§ Ms Blears
The Government take a very serious view of violence in the workplace and are pursuing a range of action to combat it.
In March 2000 the Health and Safety Commission (HSC) embarked on a three-year programme to help employers, including those in the public sector, to tackle assaults on staff, with the aim of reducing the number of incidents of violence at work. So far the programme has resulted in the publication of new guidance specifically aimed at small businesses, the development of new National Occupational Standards on work-related violence, a programme of inspections in the health care sector, and new research to establish good practice for lone workers, including those in the public sector.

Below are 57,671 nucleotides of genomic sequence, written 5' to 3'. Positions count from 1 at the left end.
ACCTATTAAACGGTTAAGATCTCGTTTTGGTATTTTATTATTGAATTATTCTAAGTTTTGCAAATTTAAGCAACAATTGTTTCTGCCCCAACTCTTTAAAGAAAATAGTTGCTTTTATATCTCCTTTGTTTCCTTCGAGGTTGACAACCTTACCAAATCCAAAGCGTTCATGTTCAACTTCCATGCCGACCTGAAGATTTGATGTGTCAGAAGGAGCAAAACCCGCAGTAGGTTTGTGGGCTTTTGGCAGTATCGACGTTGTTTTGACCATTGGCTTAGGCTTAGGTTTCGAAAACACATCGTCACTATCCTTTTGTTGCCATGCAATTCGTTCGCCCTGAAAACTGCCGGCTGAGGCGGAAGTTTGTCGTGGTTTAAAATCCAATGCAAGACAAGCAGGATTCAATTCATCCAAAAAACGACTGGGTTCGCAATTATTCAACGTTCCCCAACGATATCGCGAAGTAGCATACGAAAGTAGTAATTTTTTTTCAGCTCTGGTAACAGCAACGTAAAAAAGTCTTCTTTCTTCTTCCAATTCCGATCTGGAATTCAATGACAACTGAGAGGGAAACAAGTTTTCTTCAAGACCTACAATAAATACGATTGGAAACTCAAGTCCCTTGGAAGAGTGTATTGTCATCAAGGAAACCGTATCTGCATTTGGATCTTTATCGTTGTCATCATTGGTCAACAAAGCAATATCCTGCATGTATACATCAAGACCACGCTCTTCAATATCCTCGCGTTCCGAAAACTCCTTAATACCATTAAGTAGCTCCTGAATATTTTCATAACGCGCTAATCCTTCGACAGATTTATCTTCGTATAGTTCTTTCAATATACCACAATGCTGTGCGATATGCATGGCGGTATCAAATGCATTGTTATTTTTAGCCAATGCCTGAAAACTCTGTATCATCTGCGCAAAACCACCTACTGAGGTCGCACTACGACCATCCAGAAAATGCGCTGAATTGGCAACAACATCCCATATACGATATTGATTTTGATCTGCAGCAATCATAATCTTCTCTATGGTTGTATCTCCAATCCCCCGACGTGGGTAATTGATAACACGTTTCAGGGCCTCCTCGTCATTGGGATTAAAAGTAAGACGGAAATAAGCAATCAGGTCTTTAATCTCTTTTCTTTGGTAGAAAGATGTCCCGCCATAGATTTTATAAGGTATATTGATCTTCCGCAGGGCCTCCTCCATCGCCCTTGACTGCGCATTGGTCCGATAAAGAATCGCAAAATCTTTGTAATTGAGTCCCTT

Health and Safety Executive officials are now evaluating this programme and will be submitting written proposals to the HSC on the next stage (2003–06) later this year.671W
Assaulting a public sector worker in the course of his or her duty is an extremely serious matter, as reflected in guidelines issued by the Magistrates' Association in September 2000 (and amended in July 2001). The guidelines already make it clear that, if the assault is against an individual serving the public, this should be considered as an aggravating factor.
We have no current plans to introduce a specific offence of assaulting a public sector worker.